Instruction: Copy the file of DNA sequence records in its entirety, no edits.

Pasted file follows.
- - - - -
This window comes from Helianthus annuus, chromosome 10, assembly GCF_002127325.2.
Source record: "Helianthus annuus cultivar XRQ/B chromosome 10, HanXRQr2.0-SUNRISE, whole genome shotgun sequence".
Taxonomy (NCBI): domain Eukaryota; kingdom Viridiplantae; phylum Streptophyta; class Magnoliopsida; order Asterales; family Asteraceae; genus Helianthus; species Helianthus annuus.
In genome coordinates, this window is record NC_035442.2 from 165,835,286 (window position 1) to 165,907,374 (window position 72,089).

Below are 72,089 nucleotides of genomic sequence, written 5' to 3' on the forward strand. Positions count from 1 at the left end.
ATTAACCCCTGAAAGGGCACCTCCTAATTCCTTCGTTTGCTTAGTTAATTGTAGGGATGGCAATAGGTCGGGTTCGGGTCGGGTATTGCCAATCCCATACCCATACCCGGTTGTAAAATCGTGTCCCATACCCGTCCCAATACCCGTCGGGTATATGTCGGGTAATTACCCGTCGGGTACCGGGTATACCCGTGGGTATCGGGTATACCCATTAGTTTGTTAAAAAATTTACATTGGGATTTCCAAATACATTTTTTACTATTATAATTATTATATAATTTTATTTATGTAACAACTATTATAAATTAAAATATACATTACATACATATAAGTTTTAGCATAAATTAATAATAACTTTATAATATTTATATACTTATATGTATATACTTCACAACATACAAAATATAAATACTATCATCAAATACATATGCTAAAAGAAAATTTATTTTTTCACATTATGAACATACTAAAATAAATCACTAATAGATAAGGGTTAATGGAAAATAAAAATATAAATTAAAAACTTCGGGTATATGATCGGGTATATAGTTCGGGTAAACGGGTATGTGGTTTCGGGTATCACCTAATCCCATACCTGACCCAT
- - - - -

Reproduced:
This window comes from Helianthus annuus, chromosome 10, assembly GCF_002127325.2.
Source record: "Helianthus annuus cultivar XRQ/B chromosome 10, HanXRQr2.0-SUNRISE, whole genome shotgun sequence".
Taxonomy (NCBI): domain Eukaryota; kingdom Viridiplantae; phylum Streptophyta; class Magnoliopsida; order Asterales; family Asteraceae; genus Helianthus; species Helianthus annuus.
In genome coordinates, this window is record NC_035442.2 from 165,835,286 (window position 1) to 165,907,374 (window position 72,089).

Below are 72,089 nucleotides of genomic sequence, written 5' to 3' on the forward strand. Positions count from 1 at the left end.
ATTAACCCCTGAAAGGGCACCTCCTAATTCCTTCGTTTGCTTAGTTAATTGTAGGGATGGCAATAGGTCGGGTTCGGGTCGGGTATTGCCAATCCCATACCCATACCCGGTTGTAAAATCGTGTCCCATACCCGTCCCAATACCCGTCGGGTATATGTCGGGTAATTACCCGTCGGGTACCGGGTATACCCGTGGGTATCGGGTATACCCATTAGTTTGTTAAAAAATTTACATTGGGATTTCCAAATACATTTTTTACTATTATAATTATTATATAATTTTATTTATGTAACAACTATTATAAATTAAAATATACATTACATACATATAAGTTTTAGCATAAATTAATAATAACTTTATAATATTTATATACTTATATGTATATACTTCACAACATACAAAATATAAATACTATCATCAAATACATATGCTAAAAGAAAATTTATTTTTTCACATTATGAACATACTAAAATAAATCACTAATAGATAAGGGTTAATGGAAAATAAAAATATAAATTAAAAACTTCGGGTATATGATCGGGTATATAGTTCGGGTAAACGGGTATGTGGTTTCGGGTATCACCTAATCCCATACCTGACCCAT